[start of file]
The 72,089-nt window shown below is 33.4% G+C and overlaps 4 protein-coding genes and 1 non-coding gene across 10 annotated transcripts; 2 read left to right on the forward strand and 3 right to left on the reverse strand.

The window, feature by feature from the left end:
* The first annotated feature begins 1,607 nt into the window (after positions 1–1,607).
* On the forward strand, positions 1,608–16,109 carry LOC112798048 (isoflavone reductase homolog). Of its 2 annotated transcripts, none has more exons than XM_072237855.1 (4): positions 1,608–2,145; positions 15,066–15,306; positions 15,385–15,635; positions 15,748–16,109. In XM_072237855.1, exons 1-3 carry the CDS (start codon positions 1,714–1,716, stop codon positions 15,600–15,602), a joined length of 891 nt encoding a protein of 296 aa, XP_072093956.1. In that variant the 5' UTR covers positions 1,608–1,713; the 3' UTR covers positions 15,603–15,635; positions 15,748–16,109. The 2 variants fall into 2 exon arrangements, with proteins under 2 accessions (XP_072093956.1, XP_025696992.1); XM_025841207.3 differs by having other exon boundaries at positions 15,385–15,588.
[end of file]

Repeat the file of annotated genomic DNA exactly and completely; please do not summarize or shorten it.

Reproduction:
The 72,089-nt window shown below is 33.4% G+C and overlaps 4 protein-coding genes and 1 non-coding gene across 10 annotated transcripts; 2 read left to right on the forward strand and 3 right to left on the reverse strand.

The window, feature by feature from the left end:
* The first annotated feature begins 1,607 nt into the window (after positions 1–1,607).
* On the forward strand, positions 1,608–16,109 carry LOC112798048 (isoflavone reductase homolog). Of its 2 annotated transcripts, none has more exons than XM_072237855.1 (4): positions 1,608–2,145; positions 15,066–15,306; positions 15,385–15,635; positions 15,748–16,109. In XM_072237855.1, exons 1-3 carry the CDS (start codon positions 1,714–1,716, stop codon positions 15,600–15,602), a joined length of 891 nt encoding a protein of 296 aa, XP_072093956.1. In that variant the 5' UTR covers positions 1,608–1,713; the 3' UTR covers positions 15,603–15,635; positions 15,748–16,109. The 2 variants fall into 2 exon arrangements, with proteins under 2 accessions (XP_072093956.1, XP_025696992.1); XM_025841207.3 differs by having other exon boundaries at positions 15,385–15,588.